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acceptable frequency response for a room?
Old 3rd July 2007
  #1
Gear Addict
 
mahler007's Avatar
 

acceptable frequency response for a room?

Hi Slutz,
I would like to test the frequency response of my room, and am just curious what a general, acceptable ball park figure is for its behavior... Naturally, I realize that as flat as possible is best, but somewhat impossible, especially given my circumstances.

This being said, what range of DB is acceptable between the highest and lowest frequencies? Is a range of 10 db or so considered acceptable, or is that pretty bad?

I am using a pink noise generator, an Earthworks QTC 40 onmi directional mic, and analyzing with the Wavesd PAZ frequency analyzer. Any advice or tips would be *greatly* appreciated.

Many thanks,
Andrew
Old 3rd July 2007
  #2
Lives for gear
 

+ - 10 db should be ok.

Room treatment isn`t all about frequency response.... There are a few more things that you should take care.
Old 3rd July 2007
  #3


Frequency response is the least of your worries.

The deep nulls are a problem.

Most of the other issues have to do with transient behavior - like early reflections, flutter, focusing, and ringing.

Also, control rooms and recording spaces are different in terms of what you want.




-tINY

Old 3rd July 2007
  #4
Gear Guru
 
Glenn Kuras's Avatar
Quote:
Originally Posted by nandoanalog View Post
+ - 10 db should be ok.

Room treatment isn`t all about frequency response.... There are a few more things that you should take care.
Agreed on the + - 10 db. And yes ringing is a huge problem.
Old 3rd July 2007
  #5
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norman_nomad's Avatar
Quote:
Originally Posted by mahler007 View Post
Hi Slutz,
I would like to test the frequency response of my room, and am just curious what a general, acceptable ball park figure is for its behavior... Naturally, I realize that as flat as possible is best, but somewhat impossible, especially given my circumstances.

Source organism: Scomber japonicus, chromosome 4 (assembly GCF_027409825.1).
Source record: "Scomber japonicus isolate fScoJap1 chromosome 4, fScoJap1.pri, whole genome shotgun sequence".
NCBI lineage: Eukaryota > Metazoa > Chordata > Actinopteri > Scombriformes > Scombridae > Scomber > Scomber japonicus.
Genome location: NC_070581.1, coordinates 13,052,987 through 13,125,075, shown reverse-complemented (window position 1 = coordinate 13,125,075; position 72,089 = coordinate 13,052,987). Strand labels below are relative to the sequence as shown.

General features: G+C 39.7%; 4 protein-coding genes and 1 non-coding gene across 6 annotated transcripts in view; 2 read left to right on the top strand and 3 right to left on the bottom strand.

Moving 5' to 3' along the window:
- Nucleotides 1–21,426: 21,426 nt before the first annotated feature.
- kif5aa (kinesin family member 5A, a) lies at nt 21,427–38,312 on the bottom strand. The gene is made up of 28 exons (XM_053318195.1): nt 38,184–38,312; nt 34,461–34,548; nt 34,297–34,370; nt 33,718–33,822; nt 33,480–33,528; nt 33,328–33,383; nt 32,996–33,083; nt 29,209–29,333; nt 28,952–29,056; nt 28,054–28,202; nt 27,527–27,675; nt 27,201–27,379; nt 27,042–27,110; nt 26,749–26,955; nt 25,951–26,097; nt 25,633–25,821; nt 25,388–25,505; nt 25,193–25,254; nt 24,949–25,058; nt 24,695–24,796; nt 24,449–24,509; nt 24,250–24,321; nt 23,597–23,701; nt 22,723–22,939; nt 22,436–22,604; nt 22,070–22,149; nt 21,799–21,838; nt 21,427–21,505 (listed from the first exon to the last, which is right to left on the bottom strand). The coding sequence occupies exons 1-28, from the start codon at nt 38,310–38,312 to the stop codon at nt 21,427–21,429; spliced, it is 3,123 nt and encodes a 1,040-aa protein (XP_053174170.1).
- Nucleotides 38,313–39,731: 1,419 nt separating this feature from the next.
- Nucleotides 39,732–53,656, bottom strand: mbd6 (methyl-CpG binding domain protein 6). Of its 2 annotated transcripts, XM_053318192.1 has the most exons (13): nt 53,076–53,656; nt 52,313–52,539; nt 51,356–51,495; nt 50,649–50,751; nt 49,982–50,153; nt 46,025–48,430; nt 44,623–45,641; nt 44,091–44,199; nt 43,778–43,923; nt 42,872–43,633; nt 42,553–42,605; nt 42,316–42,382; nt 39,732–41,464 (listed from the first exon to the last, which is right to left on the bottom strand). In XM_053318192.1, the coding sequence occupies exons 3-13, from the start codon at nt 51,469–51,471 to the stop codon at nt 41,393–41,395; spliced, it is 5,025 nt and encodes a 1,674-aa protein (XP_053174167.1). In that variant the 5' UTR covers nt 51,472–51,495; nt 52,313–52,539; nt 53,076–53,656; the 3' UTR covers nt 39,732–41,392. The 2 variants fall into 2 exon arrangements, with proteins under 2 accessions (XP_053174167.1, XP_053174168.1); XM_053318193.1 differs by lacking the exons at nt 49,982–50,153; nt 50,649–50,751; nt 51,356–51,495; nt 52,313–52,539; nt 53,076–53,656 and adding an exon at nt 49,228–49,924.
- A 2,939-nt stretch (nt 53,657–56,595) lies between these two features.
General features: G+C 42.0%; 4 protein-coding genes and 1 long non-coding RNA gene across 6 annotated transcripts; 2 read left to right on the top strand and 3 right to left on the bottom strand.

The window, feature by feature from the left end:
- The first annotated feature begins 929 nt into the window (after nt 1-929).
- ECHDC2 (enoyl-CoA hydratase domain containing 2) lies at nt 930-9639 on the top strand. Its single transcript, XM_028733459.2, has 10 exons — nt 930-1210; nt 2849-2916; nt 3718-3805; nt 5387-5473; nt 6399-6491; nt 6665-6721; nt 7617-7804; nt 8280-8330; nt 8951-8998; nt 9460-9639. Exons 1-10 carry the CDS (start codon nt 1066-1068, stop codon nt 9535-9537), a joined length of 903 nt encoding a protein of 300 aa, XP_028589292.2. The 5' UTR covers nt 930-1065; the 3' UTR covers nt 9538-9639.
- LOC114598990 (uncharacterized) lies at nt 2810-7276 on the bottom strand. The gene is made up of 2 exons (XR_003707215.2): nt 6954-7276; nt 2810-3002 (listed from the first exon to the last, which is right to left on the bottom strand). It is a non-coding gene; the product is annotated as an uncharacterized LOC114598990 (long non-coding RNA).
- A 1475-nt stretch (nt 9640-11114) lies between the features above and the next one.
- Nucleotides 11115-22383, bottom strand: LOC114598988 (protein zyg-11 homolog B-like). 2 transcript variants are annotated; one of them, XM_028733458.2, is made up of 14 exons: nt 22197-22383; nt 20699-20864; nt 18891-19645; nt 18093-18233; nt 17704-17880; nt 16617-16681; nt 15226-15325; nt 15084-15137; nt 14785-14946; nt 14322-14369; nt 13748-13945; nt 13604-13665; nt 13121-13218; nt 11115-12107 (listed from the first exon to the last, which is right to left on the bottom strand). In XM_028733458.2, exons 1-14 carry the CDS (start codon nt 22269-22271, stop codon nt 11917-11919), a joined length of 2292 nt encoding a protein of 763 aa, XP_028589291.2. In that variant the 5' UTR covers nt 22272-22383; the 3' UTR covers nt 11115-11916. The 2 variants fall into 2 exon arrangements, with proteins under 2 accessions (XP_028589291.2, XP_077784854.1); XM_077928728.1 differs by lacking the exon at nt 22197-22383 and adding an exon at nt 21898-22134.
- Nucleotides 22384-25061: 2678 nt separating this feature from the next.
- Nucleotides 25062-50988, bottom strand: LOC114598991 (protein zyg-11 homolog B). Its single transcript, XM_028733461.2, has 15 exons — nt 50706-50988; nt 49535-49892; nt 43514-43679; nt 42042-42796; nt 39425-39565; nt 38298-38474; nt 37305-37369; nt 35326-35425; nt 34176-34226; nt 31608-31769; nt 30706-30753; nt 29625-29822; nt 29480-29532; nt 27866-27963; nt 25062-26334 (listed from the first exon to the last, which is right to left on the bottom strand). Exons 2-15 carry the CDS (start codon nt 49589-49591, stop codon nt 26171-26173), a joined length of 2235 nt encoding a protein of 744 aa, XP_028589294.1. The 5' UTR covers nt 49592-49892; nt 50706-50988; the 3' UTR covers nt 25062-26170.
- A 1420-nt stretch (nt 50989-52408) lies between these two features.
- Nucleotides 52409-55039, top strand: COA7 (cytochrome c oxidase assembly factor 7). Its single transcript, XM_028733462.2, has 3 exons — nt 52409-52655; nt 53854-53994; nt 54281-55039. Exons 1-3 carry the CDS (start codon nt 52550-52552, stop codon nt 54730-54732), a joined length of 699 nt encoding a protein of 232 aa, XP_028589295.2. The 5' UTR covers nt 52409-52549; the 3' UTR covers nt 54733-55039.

This being said, what range of DB is acceptable between the highest and lowest frequencies? Is a range of 10 db or so considered acceptable, or is that pretty bad?

I am using a pink noise generator, an Earthworks QTC 40 onmi directional mic, and analyzing with the Wavesd PAZ frequency analyzer. Any advice or tips would be *greatly* appreciated.

Many thanks,
Andrew
+ - 10db is actually pretty good (remember that means only a 10 db difference between the loudest and quietest sounds produced in the room as measured from 20hz to 20k) .... room size and dimensions will really determine how easy it is to get there.

There may be a lot of people who say their room is + - 10db or better but often their testing methods are dubious. A lot of small bedroom "studios" are easily + - 30db if there is little or no treatment in the room. Dropping these figures down to + - 10db is tough!

I've read that even professional control room designers are happy if they can get a room within + - 6db.

I wouldn't use pink noise personally but a progressive sine sweep that steps 1hz at a time through the entire frequency spectrum. Likely you'll see most variation below 500hz.

So there you go.
Old 3rd July 2007
  #6
Gear Addict
 
mahler007's Avatar
 

hey,
Thanks so much for the replies, y'all.

I will do the 1 Hz sine tone tests as well, but can you tell me, or point me to a resource that tells me, how I can test for ringing, deep nulls, and all the other gremlins?

I should probably say that my room is already treated with broadband bass absorbers in 2 corners and high frequency absorbers on the front wall, ceiling above the mix position, and at the ceiling/wall joints. The room is a bit unusual as the right side opens out into a much larger rectangular room, hence the reason for using the bass absorbers in only two corners (the other two corners are non existent as a result of the opening into the larger room)

I am primarily using my space for mixing, editing, and "mastering."

Thanks again!

Cheers,
Andrew
Old 4th July 2007
  #7
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mahler007's Avatar
 

bump?
Old 4th July 2007
  #8
Gear Guru
 
Ethan Winer's Avatar
 

Andrew,

Quote:
I will do the 1 Hz sine tone tests as well, but can you tell me, or point me to a resource that tells me, how I can test for ringing, deep nulls, and all the other gremlins?
This article explains how I use the ETF software:

RealTraps - Optimizing Acoustic Treatment using ETF

ETF and its sister program R+D are for Windows. There's also FuzzMeasure for Macs, and the freeware Room EQ Wizard. Google will find them for you.

Also, to answer your original question, most untreated rooms have numerous peaks and deep nulls that span more than 30 dB below 300 Hz. If you can get the response to within a 10 dB window at bass frequencies you're doing really well.

--Ethan
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